The verb “tearing apart” is present in the story of Jesus’ baptism (1:10-11). God’s voice does not remain high above in the heavens but breaks into the world, confirming the Beloved Son. The only other place the verb “tear apart” appears in Mark is at the crucifixion, when the curtain of the temple is torn in two (15:37-39). The two occurrences of this verb provide a beginning and concluding framework for the Gospel. The baptism event is the sign of God’s rule and reign breaking into the world in Jesus of Nazareth. The rending of the temple curtain from top to bottom is also a breaking in of God’s reign and rule. The curtain that separated the innermost sanctuary of the temple is now open, and God cannot be contained there. God is not hidden in the heavens, and God is not hidden in the temple; the living presence of God is manifested in Jesus, the Beloved Son in whom God is pleased and the Son who gives his life for all on the cross.

Watches of the night

The ancient Greeks and Romans divided the night into four watches, from dusk until dawn and these four watches function as an important motif for the ending of Mark. The thirteenth chapter of Mark, known as the “little apocalypse” (referring to the revelation of last things), concludes with Jesus’ words on the imminence of the return of the master of the house. Jesus’ last words of teaching to the disciples point the way into the apocalyptic, revelatory events of the Passion Narrative (14:1-15:47). The unexpected return of the master or lord during the four watches of the night in 13:35-37 ushers us into the Passion Narrative and its events that unfold in the four watches. First, Jesus shares a final meal and teaching with the disciples in the evening (14:17-31). Next, Jesus brings the disciples with him to the garden, resulting in their failure to watch during the midnight hours (14:32-52). Third, Jesus had warned Peter of his betrayal and now, after Peter denies Jesus three times in the courtyard of the high priest, he hears the cock crow (14:53-72). Finally, after his interrogation during the night by the Jewish religious leaders, Jesus is turned over to Pilate at dawn (15:1-20).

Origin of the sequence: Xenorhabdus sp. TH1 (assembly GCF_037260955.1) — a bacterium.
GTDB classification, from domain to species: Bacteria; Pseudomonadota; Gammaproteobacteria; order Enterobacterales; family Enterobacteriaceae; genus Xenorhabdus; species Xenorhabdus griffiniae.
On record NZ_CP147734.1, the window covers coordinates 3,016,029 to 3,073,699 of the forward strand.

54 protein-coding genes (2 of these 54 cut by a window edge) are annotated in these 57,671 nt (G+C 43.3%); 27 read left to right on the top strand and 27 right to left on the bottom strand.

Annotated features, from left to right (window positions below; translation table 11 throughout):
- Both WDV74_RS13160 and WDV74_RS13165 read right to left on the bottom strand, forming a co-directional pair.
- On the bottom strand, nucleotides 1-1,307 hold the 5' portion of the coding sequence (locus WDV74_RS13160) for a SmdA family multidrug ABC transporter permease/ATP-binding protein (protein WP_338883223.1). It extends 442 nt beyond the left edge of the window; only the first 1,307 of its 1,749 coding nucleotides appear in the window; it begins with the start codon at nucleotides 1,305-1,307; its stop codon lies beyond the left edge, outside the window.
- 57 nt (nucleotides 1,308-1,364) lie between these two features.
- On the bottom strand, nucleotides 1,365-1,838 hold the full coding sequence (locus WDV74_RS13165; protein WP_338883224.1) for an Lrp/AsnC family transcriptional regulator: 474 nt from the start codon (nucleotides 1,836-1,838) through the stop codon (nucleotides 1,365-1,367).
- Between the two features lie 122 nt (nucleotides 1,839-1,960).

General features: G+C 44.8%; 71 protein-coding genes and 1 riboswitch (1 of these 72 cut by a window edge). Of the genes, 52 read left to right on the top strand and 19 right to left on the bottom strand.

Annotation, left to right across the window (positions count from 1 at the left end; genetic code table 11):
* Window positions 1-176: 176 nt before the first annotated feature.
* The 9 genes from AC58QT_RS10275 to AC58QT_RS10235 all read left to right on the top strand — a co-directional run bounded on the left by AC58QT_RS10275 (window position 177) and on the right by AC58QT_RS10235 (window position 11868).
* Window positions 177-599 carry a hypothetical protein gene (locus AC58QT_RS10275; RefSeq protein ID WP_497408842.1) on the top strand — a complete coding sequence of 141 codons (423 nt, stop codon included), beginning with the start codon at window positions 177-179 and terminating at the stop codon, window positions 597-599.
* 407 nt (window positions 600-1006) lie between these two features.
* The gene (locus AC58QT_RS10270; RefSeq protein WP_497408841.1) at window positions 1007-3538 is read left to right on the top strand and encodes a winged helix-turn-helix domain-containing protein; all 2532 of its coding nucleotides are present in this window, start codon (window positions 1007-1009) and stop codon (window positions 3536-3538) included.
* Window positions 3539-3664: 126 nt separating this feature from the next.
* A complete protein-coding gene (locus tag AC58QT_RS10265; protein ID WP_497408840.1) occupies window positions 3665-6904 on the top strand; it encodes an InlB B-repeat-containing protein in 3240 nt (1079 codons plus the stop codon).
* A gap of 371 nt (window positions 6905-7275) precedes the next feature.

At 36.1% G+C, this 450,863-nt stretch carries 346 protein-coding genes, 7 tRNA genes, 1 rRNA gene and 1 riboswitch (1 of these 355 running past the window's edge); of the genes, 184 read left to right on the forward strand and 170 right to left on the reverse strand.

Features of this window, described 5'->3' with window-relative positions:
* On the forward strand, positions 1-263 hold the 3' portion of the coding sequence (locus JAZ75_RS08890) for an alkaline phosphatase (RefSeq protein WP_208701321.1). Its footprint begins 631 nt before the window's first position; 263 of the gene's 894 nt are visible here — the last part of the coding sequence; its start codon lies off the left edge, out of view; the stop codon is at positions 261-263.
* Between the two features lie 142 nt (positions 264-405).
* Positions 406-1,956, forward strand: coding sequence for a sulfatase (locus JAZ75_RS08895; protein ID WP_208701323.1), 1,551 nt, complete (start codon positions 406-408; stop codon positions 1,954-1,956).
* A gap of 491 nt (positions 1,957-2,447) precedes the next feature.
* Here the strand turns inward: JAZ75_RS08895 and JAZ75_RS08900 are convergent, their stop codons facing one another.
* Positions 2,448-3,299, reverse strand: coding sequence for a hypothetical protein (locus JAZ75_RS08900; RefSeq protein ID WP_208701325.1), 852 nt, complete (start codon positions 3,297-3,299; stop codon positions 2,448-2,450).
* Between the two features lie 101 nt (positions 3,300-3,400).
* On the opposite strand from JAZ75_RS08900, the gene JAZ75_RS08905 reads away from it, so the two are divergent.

Mark and Paul

More than any of the other Gospels, Mark shares key theological commitments with the letters of Paul. These commitments include emphasizing the paradox that God shows strength in weakness on the cross, making clear the inclusion of those beyond the Jewish people, and pointing out the disciples’ misunderstanding of Jesus’ messiahship. In addition, Mark makes the point that those who did not know Jesus personally can still legitimately preach the Gospel (9:30-32). In contrast to Matthew, Luke, and John, both Mark and Paul focus their attention on Jesus’ death without a corresponding emphasis on retelling his teaching.